While some people pose as wiser and morally superior to Sarah Palin because she opposes the Ground Zero mosque at the World Trade Center site OneSTDV points out that liberals favor cultural and social capitulation to a group that is hostile to what they stand for. Liberals are suicidal at a cultural level. What's with that? Libertarians are equally foolish of course.
So Palin criticizes the proposed Ground Zero mosque, perhaps the most unabashed insult one could lance at the American people. Per a response at HuffPo, opposing cultural and social capitulation to a pernicious group that openly champions the West's destruction represents bigotry and paranoia. Liberals would gladly welcome their own demise if done so under the guise of tolerance for non-Western cohorts. And while I surely support freedom of speech and religion, survival should always be the paramount value. This entails ardently opposing any overt aggression towards our country and our culture, even if it means subverting a cherished ideal. Though if we listen to some right-wing pundits, we can allay Islamic enmity by winning their "hearts, minds, and friendship". Fittingly, so as to not rouse their ire and pique their delicate sensibilities, perhaps we SHOULD let them build the mosque or even adopt their commendable moral standards. (\sarcasm)
Our ruling class will support a mosque at Ground Zero because our ruling class does not want to admit that America has cultural and ethical differences with some other parts of the world that are huge and that should be protected. What to make of this? Roissy points to an essay by Angelo M. Codevilla about how the ruling class and masses have drifted so far apart.
Never has there been so little diversity within America's upper crust. Always, in America as elsewhere, some people have been wealthier and more powerful than others. But until our own time America's upper crust was a mixture of people who had gained prominence in a variety of ways, who drew their money and status from different sources and were not predictably of one mind on any given matter. The Boston Brahmins, the New York financiers, the land barons of California, Texas, and Florida, the industrialists of Pittsburgh, the Southern aristocracy, and the hardscrabble politicians who made it big in Chicago or Memphis had little contact with one another. Few had much contact with government, and "bureaucrat" was a dirty word for all. So was "social engineering." Nor had the schools and universities that formed yesterday's upper crust imposed a single orthodoxy about the origins of man, about American history, and about how America should be governed. All that has changed.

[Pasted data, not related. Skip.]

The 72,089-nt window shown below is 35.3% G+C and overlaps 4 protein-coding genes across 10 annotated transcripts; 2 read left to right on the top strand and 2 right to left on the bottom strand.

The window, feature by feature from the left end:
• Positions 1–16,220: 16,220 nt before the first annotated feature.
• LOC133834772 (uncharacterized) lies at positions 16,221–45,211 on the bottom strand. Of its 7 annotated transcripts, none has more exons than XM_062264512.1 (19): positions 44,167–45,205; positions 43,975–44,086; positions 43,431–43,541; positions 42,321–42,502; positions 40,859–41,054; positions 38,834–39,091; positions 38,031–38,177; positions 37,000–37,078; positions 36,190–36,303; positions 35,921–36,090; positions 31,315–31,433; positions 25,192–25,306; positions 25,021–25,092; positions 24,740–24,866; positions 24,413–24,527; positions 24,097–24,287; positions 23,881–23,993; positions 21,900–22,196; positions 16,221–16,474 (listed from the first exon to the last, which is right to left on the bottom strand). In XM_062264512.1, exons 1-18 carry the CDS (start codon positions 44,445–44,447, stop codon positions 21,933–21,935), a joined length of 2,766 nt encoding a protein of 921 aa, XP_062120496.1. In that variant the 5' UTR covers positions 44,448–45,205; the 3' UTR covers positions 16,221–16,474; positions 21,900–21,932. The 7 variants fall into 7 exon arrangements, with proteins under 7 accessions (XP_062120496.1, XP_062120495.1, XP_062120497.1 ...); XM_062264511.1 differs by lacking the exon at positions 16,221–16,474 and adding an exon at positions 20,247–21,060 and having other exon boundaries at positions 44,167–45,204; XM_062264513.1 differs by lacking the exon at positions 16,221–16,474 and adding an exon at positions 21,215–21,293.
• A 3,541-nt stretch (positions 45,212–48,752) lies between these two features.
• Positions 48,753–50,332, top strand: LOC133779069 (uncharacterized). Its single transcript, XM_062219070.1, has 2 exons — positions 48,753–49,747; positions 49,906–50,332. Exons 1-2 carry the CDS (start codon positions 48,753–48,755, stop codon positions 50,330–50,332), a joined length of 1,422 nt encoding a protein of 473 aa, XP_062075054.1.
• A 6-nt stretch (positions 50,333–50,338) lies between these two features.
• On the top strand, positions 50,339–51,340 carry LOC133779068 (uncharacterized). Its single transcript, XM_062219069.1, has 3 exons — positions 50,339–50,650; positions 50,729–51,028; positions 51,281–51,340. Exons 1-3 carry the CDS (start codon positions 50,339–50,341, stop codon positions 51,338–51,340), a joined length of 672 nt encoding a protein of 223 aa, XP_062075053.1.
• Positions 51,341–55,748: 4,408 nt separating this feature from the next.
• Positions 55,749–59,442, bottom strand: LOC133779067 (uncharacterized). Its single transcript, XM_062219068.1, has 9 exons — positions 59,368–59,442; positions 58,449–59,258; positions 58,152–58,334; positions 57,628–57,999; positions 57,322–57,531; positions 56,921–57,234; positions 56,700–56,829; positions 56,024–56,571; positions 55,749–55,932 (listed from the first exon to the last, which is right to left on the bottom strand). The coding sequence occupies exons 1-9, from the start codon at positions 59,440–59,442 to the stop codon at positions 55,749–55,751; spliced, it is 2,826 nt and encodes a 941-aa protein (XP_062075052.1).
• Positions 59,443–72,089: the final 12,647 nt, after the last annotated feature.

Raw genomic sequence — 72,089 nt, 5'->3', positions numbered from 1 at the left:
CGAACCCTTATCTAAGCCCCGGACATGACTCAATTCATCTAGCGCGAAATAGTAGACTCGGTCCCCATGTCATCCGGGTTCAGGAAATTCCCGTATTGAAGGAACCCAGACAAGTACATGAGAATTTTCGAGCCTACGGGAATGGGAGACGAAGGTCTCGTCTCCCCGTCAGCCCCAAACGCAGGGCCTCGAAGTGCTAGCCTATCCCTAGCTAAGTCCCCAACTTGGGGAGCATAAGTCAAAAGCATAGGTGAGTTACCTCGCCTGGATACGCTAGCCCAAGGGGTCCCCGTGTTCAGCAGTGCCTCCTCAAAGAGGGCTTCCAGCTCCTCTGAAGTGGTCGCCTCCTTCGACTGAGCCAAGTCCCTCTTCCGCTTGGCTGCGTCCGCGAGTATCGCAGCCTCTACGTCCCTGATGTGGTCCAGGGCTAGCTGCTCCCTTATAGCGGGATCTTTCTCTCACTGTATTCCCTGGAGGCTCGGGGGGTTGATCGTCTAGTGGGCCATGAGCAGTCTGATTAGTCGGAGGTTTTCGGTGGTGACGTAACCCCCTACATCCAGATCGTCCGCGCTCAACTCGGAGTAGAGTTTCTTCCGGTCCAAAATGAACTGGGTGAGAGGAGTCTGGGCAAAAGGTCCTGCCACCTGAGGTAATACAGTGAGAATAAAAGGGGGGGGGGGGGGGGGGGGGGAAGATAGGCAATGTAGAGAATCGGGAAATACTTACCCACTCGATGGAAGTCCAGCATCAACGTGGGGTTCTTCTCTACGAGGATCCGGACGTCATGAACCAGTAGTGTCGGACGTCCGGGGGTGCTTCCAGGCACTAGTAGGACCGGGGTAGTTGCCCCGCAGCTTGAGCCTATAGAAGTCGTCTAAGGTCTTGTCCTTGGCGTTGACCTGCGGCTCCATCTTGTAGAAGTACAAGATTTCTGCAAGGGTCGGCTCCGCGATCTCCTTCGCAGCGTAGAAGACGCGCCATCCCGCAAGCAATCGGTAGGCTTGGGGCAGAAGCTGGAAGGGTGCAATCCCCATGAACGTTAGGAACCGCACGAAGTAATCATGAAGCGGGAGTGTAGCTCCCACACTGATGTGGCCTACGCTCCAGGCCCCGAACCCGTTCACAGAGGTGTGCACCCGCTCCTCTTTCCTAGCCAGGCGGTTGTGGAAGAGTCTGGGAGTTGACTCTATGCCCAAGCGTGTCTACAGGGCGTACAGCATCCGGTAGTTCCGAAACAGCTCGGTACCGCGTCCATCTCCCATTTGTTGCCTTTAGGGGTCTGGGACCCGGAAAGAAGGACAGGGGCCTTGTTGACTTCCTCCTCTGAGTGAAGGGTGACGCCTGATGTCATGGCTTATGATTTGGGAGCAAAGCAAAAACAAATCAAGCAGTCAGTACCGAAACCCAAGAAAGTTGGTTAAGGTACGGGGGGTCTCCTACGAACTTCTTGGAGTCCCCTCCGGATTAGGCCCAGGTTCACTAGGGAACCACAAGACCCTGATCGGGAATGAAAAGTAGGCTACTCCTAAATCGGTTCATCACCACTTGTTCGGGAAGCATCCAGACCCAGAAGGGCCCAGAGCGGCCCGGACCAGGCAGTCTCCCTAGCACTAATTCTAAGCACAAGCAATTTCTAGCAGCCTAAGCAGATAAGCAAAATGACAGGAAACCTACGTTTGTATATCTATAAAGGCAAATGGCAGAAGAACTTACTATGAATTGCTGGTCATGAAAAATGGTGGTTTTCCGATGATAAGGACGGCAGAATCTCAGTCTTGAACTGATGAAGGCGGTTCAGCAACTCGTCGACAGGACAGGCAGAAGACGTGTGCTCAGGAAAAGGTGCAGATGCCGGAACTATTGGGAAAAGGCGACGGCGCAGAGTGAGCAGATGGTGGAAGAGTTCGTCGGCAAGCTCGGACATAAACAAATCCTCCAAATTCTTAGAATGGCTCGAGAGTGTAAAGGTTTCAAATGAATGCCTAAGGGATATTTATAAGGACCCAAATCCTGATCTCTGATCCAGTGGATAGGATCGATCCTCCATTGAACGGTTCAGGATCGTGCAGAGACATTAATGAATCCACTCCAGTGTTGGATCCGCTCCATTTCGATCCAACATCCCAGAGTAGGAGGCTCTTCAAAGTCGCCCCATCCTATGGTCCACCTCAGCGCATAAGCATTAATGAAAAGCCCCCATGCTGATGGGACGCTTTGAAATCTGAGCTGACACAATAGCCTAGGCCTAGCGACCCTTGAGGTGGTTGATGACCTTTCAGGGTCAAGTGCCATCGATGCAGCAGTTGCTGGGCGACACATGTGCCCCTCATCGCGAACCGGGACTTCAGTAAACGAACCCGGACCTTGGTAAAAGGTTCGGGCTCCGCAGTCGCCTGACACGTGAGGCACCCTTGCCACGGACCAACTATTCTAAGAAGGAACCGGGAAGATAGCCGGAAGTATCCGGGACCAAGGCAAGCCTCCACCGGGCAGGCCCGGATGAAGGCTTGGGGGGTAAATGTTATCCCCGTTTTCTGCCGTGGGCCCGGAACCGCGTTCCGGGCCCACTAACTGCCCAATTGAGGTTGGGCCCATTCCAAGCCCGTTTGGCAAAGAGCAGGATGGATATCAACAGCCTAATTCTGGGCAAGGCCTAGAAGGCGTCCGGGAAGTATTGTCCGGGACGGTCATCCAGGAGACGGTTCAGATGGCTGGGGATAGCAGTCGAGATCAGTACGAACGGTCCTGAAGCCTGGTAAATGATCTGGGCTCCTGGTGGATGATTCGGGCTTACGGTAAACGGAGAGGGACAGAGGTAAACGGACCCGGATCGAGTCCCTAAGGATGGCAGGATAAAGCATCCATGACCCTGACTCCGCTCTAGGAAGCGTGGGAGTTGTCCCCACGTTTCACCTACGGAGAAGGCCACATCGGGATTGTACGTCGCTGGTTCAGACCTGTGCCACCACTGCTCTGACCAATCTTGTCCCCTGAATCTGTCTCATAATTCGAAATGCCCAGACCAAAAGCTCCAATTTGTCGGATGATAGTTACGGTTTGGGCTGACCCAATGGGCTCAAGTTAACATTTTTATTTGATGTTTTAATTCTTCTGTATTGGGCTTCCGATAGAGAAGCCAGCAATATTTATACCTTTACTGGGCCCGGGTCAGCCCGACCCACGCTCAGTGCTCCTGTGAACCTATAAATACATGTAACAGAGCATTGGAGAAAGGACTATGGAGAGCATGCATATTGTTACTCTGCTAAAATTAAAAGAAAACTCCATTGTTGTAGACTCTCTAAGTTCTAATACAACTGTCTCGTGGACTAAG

Today's ruling class, from Boston to San Diego, was formed by an educational system that exposed them to the same ideas and gave them remarkably uniform guidance, as well as tastes and habits. These amount to a social canon of judgments about good and evil, complete with secular sacred history, sins (against minorities and the environment), and saints. Using the right words and avoiding the wrong ones when referring to such matters -- speaking the "in" language -- serves as a badge of identity. Regardless of what business or profession they are in, their road up included government channels and government money because, as government has grown, its boundary with the rest of American life has become indistinct. Many began their careers in government and leveraged their way into the private sector. Some, e.g., Secretary of the Treasury Timothy Geithner, never held a non-government job. Hence whether formally in government, out of it, or halfway, America's ruling class speaks the language and has the tastes, habits, and tools of bureaucrats. It rules uneasily over the majority of Americans not oriented to government.
The two classes have less in common culturally, dislike each other more, and embody ways of life more different from one another than did the 19th century's Northerners and Southerners -- nearly all of whom, as Lincoln reminded them, "prayed to the same God." By contrast, while most Americans pray to the God "who created and doth sustain us," our ruling class prays to itself as "saviors of the planet" and improvers of humanity. Our classes' clash is over "whose country" America is, over what way of life will prevail, over who is to defer to whom about what. The gravity of such divisions points us, as it did Lincoln, to Mark's Gospel: "if a house be divided against itself, that house cannot stand."
Our enemies rule us. That's a problem.
|Share |||By Randall Parker at 2010 July 19 11:49 PM Elites As Enemies|